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What Is a Revocable vs Irrevocable Trust in Estate Planning


Did you know that probate can take a good 3 to 7% of an estate’s value? This is because the court proceedings are lengthily and therefore costly, thus reducing the amount your beneficiaries stand to inherit. Fortunately, there are ways to minimize this impact, such as utilizing a trust.

A trust is a separate legal entity that can be formed to protect your assets. It ensures that after you pass away your wishes for your assets will be carried out as you intended. The probate process is bypassed which saves time and money, and depending on your circumstances estate taxes could be reduced as well.

There are two types of trusts: revocable trusts and irrevocable trusts. To help you decide which better suits your needs, we’re going to discuss both below.

What Is a Revocable Trust?

Sometimes referred to as a revocable living trust, a revocable trust affords you full control until you pass away or are deemed to be medically incapacitated. It offers more flexibility than an irrevocable trust, as it enables you to make changes as you see fit.

For example, let’s say you want to remove or add a beneficiary. A revocable trust would enable you to do so at any time.

Or let’s say that you wanted to sell some of the assets held in the trust. With a revocable trust, you could do this as well without having to seek permission from another party.

Another feature of a revocable trust is that it can generate income for its owner during their life. The owner, referred to as the grantor of the trust, receives a distribution for income earned by the trust. The beneficiaries of the trust do not receive distributions until after the death of the grantor.

Unlike irrevocable trusts, the assets in a revocable trust are subject to estate tax. So, while revocable trusts do offer more flexibility, they may cost your beneficiaries some money down the line.

Note that, once the owner of a revocable trust dies, that trust effectively becomes an irrevocable trust (discussed below).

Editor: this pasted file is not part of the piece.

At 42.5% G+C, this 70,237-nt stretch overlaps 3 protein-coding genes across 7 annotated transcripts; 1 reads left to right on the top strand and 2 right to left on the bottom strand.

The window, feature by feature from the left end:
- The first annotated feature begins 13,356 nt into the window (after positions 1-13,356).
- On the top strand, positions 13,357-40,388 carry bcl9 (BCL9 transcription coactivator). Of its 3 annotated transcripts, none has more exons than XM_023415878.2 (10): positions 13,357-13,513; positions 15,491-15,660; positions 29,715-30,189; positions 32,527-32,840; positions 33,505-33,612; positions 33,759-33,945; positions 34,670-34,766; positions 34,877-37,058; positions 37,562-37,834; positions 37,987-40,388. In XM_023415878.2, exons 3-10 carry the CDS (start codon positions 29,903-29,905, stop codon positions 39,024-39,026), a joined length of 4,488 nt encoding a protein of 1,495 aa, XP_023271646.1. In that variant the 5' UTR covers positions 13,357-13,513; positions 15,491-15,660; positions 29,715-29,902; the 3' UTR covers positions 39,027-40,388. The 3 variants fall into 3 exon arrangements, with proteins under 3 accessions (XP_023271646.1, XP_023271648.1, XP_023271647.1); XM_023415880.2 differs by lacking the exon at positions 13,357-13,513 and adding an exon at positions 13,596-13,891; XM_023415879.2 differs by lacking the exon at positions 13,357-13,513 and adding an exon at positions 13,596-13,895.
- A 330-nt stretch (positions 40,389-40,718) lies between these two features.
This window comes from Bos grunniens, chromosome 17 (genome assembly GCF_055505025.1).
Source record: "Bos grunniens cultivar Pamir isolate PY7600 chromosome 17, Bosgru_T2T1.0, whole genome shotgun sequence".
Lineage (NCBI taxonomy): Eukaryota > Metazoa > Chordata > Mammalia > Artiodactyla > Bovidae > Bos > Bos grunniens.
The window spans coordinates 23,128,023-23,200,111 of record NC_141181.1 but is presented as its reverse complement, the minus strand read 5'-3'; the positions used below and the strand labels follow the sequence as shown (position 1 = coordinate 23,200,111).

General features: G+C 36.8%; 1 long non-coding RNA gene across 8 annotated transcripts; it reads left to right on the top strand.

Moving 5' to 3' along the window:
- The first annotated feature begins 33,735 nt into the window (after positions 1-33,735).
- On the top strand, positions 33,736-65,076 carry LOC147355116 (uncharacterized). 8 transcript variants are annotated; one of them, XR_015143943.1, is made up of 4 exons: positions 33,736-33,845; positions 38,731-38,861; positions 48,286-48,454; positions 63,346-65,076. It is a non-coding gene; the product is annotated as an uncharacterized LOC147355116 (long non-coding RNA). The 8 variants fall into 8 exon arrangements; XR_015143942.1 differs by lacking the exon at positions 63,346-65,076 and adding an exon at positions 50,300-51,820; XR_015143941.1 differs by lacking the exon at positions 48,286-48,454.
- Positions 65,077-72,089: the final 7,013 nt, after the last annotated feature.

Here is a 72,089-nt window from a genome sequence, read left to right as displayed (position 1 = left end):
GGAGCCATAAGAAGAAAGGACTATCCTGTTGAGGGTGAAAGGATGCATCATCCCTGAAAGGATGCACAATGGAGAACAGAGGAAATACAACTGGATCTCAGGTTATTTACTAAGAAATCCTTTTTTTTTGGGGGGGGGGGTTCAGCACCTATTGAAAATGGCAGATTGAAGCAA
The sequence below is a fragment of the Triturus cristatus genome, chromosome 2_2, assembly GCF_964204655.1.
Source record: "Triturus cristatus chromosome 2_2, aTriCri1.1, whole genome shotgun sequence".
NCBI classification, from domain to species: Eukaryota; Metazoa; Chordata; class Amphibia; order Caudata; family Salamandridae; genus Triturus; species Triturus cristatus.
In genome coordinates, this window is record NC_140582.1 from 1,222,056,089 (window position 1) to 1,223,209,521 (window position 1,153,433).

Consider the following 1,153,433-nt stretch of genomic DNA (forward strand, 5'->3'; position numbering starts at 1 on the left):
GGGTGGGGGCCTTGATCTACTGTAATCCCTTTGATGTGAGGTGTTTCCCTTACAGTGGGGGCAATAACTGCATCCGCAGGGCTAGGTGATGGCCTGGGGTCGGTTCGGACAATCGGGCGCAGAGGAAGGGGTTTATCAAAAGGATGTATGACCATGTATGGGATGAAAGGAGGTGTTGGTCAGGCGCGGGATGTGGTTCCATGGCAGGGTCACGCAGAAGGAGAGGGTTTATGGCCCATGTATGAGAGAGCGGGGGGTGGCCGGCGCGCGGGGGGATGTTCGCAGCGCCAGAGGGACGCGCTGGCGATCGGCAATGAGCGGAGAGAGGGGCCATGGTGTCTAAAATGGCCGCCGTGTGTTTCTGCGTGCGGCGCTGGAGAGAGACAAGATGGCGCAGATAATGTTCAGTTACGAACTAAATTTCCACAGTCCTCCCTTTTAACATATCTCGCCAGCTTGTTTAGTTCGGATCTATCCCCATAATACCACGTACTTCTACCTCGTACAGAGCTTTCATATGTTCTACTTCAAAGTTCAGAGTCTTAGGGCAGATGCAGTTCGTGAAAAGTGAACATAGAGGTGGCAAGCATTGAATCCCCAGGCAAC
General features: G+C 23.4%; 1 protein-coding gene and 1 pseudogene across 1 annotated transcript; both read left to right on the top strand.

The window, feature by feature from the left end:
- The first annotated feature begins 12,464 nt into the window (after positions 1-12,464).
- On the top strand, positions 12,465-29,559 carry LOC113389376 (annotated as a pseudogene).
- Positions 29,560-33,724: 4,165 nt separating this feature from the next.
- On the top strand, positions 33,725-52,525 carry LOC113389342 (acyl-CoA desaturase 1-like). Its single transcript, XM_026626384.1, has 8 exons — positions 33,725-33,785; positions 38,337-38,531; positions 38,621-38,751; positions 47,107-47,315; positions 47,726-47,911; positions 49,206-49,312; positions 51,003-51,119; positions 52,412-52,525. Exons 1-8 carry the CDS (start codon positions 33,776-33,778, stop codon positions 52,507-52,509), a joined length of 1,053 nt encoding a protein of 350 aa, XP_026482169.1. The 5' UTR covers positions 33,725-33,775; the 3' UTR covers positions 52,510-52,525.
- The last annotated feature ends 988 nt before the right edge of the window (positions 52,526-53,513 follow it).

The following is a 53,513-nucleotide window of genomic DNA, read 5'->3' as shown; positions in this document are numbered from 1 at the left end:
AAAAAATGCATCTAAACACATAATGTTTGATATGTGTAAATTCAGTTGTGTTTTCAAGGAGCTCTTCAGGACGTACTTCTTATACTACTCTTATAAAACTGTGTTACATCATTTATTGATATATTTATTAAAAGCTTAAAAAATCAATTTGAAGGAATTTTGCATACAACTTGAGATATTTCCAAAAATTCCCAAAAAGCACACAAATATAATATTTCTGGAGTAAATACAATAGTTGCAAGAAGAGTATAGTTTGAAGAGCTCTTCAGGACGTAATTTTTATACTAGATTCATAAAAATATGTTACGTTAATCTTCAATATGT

It’s also important to consider that revocable trusts do not protect assets from legal disputes filed against the owners of said trusts. So, if a creditor were to win a lawsuit against you prior to your death, the assets that are held within the revocable trust could be seized in order to pay off the liability.

What Is an Irrevocable Trust?

An irrevocable trust is far more rigid than a revocable trust. Once it’s been established, it’s difficult to make modifications. While changes may be made, they require the approval of the beneficiaries or a court order.

What this means is that, once money has been transferred to the trust, it’s extremely difficult to take back. It also means it’s a challenge to remove or add beneficiaries at a later date.

So, why might you go with an irrevocable trust over a revocable trust? The short answer is they have the potential to save money on estate/inheritance taxes.

Assets that are transferred to an irrevocable trust are considered to be separate from your taxable estate, ergo they are exempt from estate tax. This is because you don’t have control of said assets at the time of your death, in contrast to a revocable trust which you have control of until after you pass away.

This makes an irrevocable trust more desirable than a revocable trust for individuals with a net worth high enough to subject them to the estate tax. Such individuals could stand to save a significant amount of money through the utilization of an irrevocable trust.

In addition, the assets in an irrevocable trust are generally protected from lawsuits and creditors. If someone wins a lawsuit against your estate, the assets in your irrevocable trust can’t be taken. This makes an irrevocable trust an attractive option for professionals such as doctors and lawyers who are vulnerable to lawsuits.

There are different types of irrevocable trusts, such as an irrevocable life insurance trust, a grantor-retained annuity trust (GRAT), charitable remainder trust, etc. As the purpose of this article is to give an overview of the two main types of trusts, revocable and irrevocable trusts, we won’t be diving into the different types of irrevocable trusts but wanted to acknowledge their existence.

Pros & Cons of a Revocable Trust


  • Flexibility to change/revoke trust
  • Assets held by trust bypass probate
  • Can generate income for owner while they’re alive


  • Creditors can seize assets held by trust
  • Assets held by trust are subject to estate tax


Pros & Cons of an Irrevocable Trust


  • Assets held by trust are exempt from estate tax
  • Assets held by trust bypass probate
  • Assets held by trust are protected from creditors


  • Lack of flexibility to modify trust
  • Cannot be revoked once established
  • Funds cannot be taken back from trust without approval from beneficiaries or a court order

Revocable vs Irrevocable Trust: Which Is Right for You?

As illustrated above, there are benefits and drawbacks to revocable and irrevocable trusts. Determining which type of trust best suits your needs depends on the facts and circumstances surrounding your situation. Such an analysis should be performed by someone with experience in the trust/estate space.

Are you in need of assistance either forming a trust or with an existing one? If so, Gulla CPA has you covered. Contact us now to discuss further.

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